Sara Montiel, the first major Spanish star to make it to Hollywood, died at her home in Madrid on Monday at the age of 85.
Her US credits include western Vera Cruz (1954), in which she appeared alongside Gary Cooper and Burt Lancaster, and Mario Lanza in the drama Serenade, directed by her one-time husband Anthony Mann.
At home, she starred in films such as El último cuplé (1957) and performed memorable interpretations of songs such as Fumando espero and Bésame mucho. One of the country’s most gossiped-about actresses, she was an unmistakable metaphor of the real Spain of the 1950s, 1960s and 1970s.
After the success of El último cuplé she began to star in a series of musical melodramas – and to name her price: “A million dollars a movie.” She also chose all her own songs, costumes and even her timetable: “Because I refused to get up early again. In Mexico and the US I had to get up at 5.30 and six in the morning. Never again!”
Montiel was born María Antonia Abad Fernández in 1928 in Campo de Criptana, Ciudad Real province, a humble agricultural town. At the outbreak of the Civil War in 1936, she moved with her family to Orihuela in Alicante and attended a convent school where Sister Leocadia taught her to sing.
They love me a lot everywhere Spain. I’m on stage for two hours and they leave delighted"
She made her film debut in Empezó en boda in 1944, alongside the great Fernando Fernán-Gómez: “He was the first man who kissed me. I was 16 years old and I didn’t know how. And he explained to me how they did it in the movies. I thought it was done how it looked: from start to finish.”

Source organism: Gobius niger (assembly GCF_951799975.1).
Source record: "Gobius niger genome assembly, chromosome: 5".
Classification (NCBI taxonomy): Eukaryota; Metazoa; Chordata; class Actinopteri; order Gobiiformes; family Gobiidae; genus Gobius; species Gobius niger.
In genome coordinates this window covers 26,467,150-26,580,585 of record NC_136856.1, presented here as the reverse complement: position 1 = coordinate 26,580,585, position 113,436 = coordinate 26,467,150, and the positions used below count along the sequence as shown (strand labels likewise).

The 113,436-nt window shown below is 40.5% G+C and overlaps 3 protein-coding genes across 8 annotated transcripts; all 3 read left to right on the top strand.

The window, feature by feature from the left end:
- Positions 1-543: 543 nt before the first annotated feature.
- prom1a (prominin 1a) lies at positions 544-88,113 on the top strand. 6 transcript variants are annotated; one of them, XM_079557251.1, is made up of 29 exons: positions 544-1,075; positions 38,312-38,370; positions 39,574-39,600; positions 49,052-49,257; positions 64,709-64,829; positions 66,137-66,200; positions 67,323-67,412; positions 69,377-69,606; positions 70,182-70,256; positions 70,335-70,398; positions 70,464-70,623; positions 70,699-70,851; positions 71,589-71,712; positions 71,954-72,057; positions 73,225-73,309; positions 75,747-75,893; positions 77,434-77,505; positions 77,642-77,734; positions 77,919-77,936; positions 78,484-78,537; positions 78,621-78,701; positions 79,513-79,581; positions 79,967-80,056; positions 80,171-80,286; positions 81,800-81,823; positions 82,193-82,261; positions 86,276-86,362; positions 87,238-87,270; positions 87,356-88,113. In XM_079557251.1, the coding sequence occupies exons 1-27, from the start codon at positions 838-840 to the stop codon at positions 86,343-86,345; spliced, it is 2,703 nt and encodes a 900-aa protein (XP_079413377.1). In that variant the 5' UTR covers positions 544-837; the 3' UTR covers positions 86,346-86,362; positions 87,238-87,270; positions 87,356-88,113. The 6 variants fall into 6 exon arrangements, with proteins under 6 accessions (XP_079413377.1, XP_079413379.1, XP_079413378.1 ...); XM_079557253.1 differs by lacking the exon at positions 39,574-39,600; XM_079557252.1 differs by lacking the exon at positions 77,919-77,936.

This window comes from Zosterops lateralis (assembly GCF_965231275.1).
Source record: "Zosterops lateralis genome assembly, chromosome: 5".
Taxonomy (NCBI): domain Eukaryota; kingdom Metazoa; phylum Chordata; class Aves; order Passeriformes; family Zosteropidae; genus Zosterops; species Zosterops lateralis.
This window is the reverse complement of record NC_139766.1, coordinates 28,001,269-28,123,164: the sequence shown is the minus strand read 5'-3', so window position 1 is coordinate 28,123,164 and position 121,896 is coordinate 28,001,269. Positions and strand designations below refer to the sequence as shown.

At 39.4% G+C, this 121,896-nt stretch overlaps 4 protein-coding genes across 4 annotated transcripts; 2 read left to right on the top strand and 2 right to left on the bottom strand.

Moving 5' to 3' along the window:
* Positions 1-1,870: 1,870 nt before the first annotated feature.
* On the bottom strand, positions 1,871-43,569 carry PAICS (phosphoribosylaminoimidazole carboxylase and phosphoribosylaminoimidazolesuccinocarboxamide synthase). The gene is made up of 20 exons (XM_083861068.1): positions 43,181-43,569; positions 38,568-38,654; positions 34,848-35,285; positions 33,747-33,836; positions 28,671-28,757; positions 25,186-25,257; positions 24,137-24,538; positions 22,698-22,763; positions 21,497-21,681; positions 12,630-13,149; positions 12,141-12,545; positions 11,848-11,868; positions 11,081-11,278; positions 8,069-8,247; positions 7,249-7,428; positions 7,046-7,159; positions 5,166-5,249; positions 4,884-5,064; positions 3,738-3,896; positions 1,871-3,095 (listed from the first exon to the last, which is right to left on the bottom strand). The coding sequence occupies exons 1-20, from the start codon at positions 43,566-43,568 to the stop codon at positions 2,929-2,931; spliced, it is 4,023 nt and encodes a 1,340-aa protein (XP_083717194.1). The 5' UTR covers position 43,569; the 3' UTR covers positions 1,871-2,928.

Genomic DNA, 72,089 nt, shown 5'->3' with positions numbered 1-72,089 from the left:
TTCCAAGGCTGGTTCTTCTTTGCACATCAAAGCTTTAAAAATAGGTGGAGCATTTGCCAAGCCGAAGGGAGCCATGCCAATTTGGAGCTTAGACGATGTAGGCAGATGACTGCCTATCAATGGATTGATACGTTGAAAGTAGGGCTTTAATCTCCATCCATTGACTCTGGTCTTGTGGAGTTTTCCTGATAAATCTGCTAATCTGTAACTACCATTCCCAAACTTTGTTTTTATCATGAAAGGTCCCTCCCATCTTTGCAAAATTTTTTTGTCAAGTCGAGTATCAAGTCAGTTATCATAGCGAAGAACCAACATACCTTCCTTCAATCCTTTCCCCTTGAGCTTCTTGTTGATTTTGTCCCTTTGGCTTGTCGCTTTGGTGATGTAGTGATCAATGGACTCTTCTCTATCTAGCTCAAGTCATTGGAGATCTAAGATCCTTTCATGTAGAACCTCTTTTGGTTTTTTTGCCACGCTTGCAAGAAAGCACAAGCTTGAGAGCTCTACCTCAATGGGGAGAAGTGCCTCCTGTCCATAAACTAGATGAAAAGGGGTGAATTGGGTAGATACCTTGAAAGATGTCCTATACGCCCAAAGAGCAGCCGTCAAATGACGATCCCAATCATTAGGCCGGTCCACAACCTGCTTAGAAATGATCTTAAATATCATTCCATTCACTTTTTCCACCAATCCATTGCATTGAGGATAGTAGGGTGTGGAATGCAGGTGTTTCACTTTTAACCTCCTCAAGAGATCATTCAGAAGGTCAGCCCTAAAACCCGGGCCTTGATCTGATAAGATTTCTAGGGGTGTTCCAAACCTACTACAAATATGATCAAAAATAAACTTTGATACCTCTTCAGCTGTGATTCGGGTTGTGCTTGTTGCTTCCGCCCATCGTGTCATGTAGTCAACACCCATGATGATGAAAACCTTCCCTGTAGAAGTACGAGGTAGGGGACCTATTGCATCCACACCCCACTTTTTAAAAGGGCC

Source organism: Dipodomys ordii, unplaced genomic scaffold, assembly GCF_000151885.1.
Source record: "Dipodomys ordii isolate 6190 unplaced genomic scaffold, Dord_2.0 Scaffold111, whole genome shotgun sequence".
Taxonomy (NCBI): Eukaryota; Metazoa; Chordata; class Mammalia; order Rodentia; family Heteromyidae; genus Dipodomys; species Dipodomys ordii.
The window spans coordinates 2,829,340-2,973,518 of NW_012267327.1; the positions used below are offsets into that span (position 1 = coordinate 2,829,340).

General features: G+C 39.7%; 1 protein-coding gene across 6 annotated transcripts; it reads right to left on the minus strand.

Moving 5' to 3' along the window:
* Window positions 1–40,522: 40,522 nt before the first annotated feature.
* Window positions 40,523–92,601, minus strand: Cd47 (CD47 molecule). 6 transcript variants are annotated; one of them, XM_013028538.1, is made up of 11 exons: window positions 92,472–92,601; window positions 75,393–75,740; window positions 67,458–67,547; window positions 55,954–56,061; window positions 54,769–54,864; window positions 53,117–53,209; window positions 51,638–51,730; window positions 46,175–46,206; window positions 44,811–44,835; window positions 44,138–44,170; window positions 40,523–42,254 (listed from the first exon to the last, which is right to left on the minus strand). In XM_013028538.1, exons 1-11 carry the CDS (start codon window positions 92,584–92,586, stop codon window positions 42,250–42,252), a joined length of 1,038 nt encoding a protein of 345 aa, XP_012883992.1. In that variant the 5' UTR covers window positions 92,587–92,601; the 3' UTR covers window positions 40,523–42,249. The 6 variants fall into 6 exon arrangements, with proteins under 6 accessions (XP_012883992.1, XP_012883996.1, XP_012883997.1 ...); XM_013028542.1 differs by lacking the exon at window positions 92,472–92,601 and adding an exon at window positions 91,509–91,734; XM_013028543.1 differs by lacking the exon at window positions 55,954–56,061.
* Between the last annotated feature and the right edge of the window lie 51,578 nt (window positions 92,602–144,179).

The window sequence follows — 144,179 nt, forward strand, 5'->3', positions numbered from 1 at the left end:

Her stage name came from illustrator Enrique Herreros who thought she needed a “forceful surname,” like Montiel. The first part she chose herself, after her great-grandmother.
Feeling her career wasn’t taking off in Spain, she moved to Mexico to make Furia roja for the Hispamex production company in 1950, on the recommendation of the playwright Miguel Mihura - “my first love.” “Ah, what a country Mexico was,” she remembered. “A very professional film industry, in the middle of its golden age. And people could get divorced. A reality that contrasted with the crummy one we had in Spain. […] And I became Mexican, of course. I still have my nationality card in the safe. When I married Tony Mann, in Los Angeles, I got married with my other passport, the Mexican one.”
In total she married four times and is survived by her two adopted children.
She died suddenly in her home in the Salamanca neighborhood of Madrid, having celebrated her 85th birthday barely three weeks before. Although Montiel retired from films in 1974, she never thought about giving up performing and continued to give concerts. “Last year I did six galas. They love me a lot everywhere Spain. I’m on stage for two hours and they all leave delighted. And I do nothing to look after my voice,” she said in her final interview, given to EL PAÍS last October.